Dr. Yifan Peng Receives R01 Grant for Study to Improve Referral Process Between Primary Care Physicians and Specialists

Dr. Yifan Peng, assistant professor of population health sciences, has been awarded a five-year R01 grant from the National Library of Medicine (NLM) in the amount of $712,024 for his project titled, “Closing the loop with an automatic referral population and summarization system.”

Dr. Peng will work with a team of colleagues from several institutions. These include Dr. Justin Rousseau, co-primary investigator from the University of Texas Southwestern, co-investigators Dr. Ying Ding and Dr. Greg Durrett from the University of Texas at Austin, and site primary investigator Dr. Yanshan Wang from the University of Pittsburgh. His team also includes Dr. Fei Wang, associate professor of population health sciences, and Dr. Mark Weiner, professor of clinical population health sciences at Weill Cornell Medicine, as well as Dr. Qian Yang from Cornell University.  

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Dr. Yifan Peng

Dr. Peng’s proposed research will address the referral process between primary care physicians (PCPs) and specialists. Currently, there is a lack of effective information transfer between the two parties, leading to duplicated tests, higher patient costs, and diagnostic errors. Dr. Peng and his team plan to use deep learning and natural language processing (NLP) methods to develop a novel framework that will collect and synthesize electronic health record (EHR) data to automatically summarize information and generate a referral form. Deep learning refers to the method in artificial intelligence of using models that mimic the workings of the human brain. NLP refers to the technology in machine learning that allows computers to analyze natural language data. The framework will focus on headache symptoms in primary care and the referrals between PCPs and neurologists.  

“Headache is one of the most common symptoms in primary care and can be symptomatic of many things. So, when PCPs refer patients to neurologists for headaches, they need to be as specific as possible about why they are making that referral,” he explained. “However, we don’t have a consistent and standardized referral form between PCPs and neurologists.” 

The first aim of the study is to design a standardized referral form. With the second aim, researchers will build machine learning models that extract necessary EHR data to automatically fill the referral form.  

The third aim targets longitudinal EHR data and the narrative component of clinical notes. Dr. Peng explains that summarizing a given problem in a referral often relies on a series of clinical notes. Additionally, information regarding social determinants of health is not always recorded in the structured EHR, but in the unstructured clinician notes taken during a patient visit. Dr. Peng’s goal is to apply NLP techniques to extract necessary information from those notes and ensure that the referral forms generate text from both structured and unstructured EHR data.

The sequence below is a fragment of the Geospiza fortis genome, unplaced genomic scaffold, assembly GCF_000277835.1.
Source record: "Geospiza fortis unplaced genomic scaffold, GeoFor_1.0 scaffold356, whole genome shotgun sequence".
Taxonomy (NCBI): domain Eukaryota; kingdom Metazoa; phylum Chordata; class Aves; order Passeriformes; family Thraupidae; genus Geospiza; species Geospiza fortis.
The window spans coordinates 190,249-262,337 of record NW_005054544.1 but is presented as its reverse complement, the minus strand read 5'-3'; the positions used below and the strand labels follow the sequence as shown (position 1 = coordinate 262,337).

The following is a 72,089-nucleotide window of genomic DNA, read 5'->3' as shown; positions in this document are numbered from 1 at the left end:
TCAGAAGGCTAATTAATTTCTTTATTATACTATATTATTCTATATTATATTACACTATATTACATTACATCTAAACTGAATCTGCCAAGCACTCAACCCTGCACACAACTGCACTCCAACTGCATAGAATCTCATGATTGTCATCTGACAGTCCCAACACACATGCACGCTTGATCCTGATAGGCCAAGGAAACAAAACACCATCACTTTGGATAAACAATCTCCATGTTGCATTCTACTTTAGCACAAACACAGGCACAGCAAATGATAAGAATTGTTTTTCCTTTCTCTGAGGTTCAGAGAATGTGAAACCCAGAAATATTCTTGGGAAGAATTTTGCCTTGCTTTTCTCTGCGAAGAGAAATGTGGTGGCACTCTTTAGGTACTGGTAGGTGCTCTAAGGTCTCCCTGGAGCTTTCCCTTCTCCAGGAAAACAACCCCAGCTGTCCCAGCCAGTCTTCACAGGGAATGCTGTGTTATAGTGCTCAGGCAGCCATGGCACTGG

“When we generate a summary [for the referral form], we have to ensure that it is factual. Large language models (LLMs) like ChatGPT are emerging technologies,” he said, “and in terms of text summarization, we notice that LLMs can generate very fluent and convincing text. But output generated by the LLMs is not always factually correct. It’s very problematic and something we’re looking to investigate.” 

Finally, researchers will validate the headache referral system with a user-centered design. The goal is to assist clinicians with a timely and accurate triaging decision.  

Dr. Peng has received support from both his team and the leadership at WCM, including Dr. Rainu Kaushal, senior associate dean for clinical research and chair of the Department of Population Health Sciences, Dr. Jyotishman Pathak, chief of the Division of Health Informatics and Frances and John L. Loeb Professor of Medical Informatics, and Dr. Bruce Schackman, Saul P. Steinberg distinguished professor of population health sciences and director of the Center for Health Economics of Treatment Interventions for Substance Use Disorder, HCV, and HIV (CHERISH). 

In his work, Dr. Peng is committed to improving the interpretability of deep learning models and ensuring that people are able to understand why a given model makes certain predictions or decisions. He is optimistic that the interdisciplinary team leading this project will develop a referral system that empowers communication between PCPs and specialists while improving care for patients with headache-related disorders.  


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